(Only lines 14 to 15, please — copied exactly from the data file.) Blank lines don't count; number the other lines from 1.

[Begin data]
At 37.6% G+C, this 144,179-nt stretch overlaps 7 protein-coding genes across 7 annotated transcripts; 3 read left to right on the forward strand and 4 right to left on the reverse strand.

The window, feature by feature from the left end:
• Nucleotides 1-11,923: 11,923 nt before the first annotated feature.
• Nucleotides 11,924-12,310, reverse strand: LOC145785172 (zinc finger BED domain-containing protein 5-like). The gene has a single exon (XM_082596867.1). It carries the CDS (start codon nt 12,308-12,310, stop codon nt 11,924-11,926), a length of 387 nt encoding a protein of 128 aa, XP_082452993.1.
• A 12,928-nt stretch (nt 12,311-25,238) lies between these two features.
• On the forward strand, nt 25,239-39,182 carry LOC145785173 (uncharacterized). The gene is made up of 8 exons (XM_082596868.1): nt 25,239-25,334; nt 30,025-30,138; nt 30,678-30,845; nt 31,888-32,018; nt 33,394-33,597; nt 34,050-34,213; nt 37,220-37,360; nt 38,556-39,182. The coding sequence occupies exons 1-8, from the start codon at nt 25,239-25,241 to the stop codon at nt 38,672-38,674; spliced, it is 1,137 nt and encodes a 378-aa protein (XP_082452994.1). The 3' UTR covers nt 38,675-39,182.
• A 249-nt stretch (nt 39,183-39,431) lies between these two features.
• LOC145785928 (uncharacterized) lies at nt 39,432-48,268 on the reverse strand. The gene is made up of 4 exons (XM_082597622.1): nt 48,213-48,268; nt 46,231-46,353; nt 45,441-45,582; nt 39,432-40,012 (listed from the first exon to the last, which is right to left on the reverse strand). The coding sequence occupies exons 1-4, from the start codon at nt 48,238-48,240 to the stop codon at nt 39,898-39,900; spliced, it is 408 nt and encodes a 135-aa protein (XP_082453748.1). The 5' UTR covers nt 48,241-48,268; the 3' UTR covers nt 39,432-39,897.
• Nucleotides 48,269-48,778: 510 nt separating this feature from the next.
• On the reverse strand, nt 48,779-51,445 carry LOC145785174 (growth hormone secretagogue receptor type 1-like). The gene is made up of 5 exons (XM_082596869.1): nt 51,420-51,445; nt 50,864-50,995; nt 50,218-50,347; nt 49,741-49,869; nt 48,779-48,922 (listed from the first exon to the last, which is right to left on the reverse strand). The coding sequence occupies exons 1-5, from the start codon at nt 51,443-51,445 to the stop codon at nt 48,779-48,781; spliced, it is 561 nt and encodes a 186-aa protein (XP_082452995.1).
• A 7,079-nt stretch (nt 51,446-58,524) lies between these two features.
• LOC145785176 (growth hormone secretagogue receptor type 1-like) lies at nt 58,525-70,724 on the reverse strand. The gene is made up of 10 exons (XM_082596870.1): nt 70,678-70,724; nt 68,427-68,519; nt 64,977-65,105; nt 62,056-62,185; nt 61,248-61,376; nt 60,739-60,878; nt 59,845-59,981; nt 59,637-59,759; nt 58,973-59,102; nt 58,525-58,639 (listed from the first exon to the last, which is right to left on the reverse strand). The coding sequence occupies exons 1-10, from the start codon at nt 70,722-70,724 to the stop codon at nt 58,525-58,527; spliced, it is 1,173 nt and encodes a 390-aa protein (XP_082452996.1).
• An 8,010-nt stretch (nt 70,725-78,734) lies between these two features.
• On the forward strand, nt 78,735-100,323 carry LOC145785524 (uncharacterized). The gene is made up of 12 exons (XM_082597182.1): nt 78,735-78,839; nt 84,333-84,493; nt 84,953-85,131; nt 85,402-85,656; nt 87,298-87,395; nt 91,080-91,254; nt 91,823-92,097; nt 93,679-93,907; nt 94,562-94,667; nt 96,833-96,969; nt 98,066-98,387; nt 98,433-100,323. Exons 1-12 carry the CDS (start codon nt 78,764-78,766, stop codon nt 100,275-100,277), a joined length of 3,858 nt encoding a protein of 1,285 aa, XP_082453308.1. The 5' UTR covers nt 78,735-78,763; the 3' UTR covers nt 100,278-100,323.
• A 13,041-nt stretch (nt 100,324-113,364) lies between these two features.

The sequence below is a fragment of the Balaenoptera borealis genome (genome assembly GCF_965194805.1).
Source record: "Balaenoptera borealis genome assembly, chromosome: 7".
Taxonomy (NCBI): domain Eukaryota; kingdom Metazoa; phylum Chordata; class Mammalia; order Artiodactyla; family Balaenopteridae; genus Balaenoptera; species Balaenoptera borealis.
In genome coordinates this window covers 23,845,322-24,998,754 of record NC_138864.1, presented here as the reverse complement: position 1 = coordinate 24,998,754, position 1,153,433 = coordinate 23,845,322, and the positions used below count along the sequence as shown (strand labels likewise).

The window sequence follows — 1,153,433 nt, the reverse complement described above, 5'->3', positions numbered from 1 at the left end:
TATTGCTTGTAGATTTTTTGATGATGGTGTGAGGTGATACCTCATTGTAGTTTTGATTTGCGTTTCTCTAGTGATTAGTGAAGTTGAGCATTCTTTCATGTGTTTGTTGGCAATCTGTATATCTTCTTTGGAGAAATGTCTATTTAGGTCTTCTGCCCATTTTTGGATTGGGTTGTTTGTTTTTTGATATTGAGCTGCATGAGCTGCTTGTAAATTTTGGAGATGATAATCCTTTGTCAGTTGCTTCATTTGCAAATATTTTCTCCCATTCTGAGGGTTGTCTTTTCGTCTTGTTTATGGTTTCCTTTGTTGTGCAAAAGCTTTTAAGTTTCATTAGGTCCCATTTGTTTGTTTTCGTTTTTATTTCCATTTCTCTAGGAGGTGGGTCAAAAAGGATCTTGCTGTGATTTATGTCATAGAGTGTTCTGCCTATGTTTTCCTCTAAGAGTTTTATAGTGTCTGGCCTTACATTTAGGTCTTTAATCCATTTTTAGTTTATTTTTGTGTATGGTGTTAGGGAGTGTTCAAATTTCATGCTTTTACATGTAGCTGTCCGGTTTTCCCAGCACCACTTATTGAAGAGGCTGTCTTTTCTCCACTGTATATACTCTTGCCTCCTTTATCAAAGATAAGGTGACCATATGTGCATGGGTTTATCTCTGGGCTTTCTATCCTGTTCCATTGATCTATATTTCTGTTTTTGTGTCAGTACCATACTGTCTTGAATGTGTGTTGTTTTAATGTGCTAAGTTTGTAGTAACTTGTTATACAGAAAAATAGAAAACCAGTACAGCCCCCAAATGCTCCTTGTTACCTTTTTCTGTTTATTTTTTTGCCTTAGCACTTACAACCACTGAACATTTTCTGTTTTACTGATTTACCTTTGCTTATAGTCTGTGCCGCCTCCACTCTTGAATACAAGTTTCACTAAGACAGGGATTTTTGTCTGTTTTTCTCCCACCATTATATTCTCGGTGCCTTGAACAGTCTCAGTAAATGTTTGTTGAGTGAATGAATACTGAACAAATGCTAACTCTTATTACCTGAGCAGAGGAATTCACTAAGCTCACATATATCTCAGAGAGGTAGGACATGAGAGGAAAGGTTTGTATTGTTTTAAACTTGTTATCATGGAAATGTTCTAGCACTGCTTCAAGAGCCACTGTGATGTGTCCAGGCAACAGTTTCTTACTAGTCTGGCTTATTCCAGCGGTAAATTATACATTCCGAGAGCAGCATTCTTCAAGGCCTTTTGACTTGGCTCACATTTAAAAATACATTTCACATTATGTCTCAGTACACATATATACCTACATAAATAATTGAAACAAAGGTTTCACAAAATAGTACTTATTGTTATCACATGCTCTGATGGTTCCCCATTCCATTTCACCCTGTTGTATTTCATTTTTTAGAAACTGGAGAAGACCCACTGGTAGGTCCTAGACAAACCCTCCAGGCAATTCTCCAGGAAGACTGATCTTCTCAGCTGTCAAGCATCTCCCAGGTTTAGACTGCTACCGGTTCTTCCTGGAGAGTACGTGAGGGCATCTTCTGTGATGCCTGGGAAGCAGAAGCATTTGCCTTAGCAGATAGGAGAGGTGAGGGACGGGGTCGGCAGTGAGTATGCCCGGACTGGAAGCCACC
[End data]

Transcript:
• On the forward strand, nt 78,735-100,323 carry LOC145785524 (uncharacterized). The gene is made up of 12 exons (XM_082597182.1): nt 78,735-78,839; nt 84,333-84,493; nt 84,953-85,131; nt 85,402-85,656; nt 87,298-87,395; nt 91,080-91,254; nt 91,823-92,097; nt 93,679-93,907; nt 94,562-94,667; nt 96,833-96,969; nt 98,066-98,387; nt 98,433-100,323. Exons 1-12 carry the CDS (start codon nt 78,764-78,766, stop codon nt 100,275-100,277), a joined length of 3,858 nt encoding a protein of 1,285 aa, XP_082453308.1. The 5' UTR covers nt 78,735-78,763; the 3' UTR covers nt 100,278-100,323.
• A 13,041-nt stretch (nt 100,324-113,364) lies between these two features.